Nightly News   |  August 24, 2011

Irene strengthens, aims for East Coast

Evacuations began on a tiny barrier island off North Carolina as Hurricane Irene kept strengthening near the Bahamas Wednesday, with the U.S. East Coast in its sights. NBC’s Kerry Sanders reports.

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>>> trying to shrug off yesterday's rare earthquake, the east is tonight bracing for ire irene . the now category 3 hurricane we have been telling you about is striking the bahamas at this hour with 120-mile-per-hour winds as it cuts an unwavering path toward a potential east coast landfall. tropical storm winds are blowing more than 200 miles from its center. forecasters expect irene to intensify for a bit and then essentially hug the i-95 corridor up the east coast and as we look at the forecast track, that potentially puts tens of millions of americans at risk from flooding, rains and dangerous winds from north carolina to new england. already tonight, evacuations are under way along north carolina outer banks . our teams are in place and we have two reports tonight beginning with nbc's kerry sanders on cedar island , north carolina . kerry?

>> reporter: good evening, lester, this is the first hurricane to threaten the u.s. main land this year. if irene does make it to the land, the real concern is not just those powerful winds and the rain, but also the tiedal surge, that storm surge that comes ashore that could inundate coastal areas like this. hurricane irene slammed the turks and caicos islands and portions of the bahamas with winds of 100 miles an hour. in nassau, long lines at the airport, and families cut vacations short.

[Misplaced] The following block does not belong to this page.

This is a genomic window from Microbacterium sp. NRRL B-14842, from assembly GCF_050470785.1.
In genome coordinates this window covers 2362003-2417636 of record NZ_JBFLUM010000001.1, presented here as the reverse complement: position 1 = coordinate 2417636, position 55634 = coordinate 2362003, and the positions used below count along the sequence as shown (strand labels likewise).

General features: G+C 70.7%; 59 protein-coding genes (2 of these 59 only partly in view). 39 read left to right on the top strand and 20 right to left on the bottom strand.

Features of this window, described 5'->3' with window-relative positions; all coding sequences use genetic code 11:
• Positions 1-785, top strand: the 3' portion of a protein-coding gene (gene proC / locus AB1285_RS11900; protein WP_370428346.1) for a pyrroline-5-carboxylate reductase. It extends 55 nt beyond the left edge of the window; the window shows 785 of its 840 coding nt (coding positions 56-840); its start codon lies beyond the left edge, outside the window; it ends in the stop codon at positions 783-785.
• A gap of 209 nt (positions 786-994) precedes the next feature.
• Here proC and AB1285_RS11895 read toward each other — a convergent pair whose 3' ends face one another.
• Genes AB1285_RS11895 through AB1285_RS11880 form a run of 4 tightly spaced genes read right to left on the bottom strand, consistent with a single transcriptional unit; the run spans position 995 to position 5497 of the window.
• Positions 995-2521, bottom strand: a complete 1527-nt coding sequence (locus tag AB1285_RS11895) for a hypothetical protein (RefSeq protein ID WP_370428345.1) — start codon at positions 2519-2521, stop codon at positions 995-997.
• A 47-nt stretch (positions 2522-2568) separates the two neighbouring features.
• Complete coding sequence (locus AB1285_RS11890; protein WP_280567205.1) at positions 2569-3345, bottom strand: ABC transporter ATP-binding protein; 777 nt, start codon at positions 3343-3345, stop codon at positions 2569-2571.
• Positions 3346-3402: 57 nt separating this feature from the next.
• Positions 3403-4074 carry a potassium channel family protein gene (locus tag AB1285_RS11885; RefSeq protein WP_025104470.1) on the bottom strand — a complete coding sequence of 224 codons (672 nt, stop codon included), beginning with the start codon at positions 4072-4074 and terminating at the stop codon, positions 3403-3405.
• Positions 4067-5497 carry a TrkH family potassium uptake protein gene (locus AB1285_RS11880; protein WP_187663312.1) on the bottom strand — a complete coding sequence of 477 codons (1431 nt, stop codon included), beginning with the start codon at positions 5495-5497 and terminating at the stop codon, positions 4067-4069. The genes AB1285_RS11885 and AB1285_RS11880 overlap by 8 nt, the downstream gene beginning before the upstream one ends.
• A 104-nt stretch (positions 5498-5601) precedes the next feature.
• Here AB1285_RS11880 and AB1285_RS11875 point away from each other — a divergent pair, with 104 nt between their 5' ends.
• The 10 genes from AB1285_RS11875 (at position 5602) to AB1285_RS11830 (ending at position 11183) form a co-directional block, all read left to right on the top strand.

>> we had to load up all of our luggage and put it in plastic bags in the bathtub.

>> reporter: today officials began a mandatory evacuation in ocrocoke island to the main land. the ferries which usually require reservations are now taking passengers first come, first served. like the high tower family who evacuated with their two dogs harley and sampson.

>> it's beautiful, but they said evacuate.

>> reporter: residents up the coast are starting to put up shutters, they're taking notice of forecasters warnings that this storm could impact millions up the coast as far a new england. coastal north carolina farmers have an estimated $150 million worth of corn, soybeans, cotton still in the ground. this farmer just started to harvest his 2,000 acres. you're racing the clock, right?

>> we're racing the clock.

>> reporter: officials told to leave heed the advice.

>> at least you have the option of coming back home. people that don't evacuate may not survive it.

>> reporter: hurricane fran was the last category 3 hurricane to target north carolina , that was 15 years ago. 26 people died in that hurricane, a reminder of how dangerous hurricanes can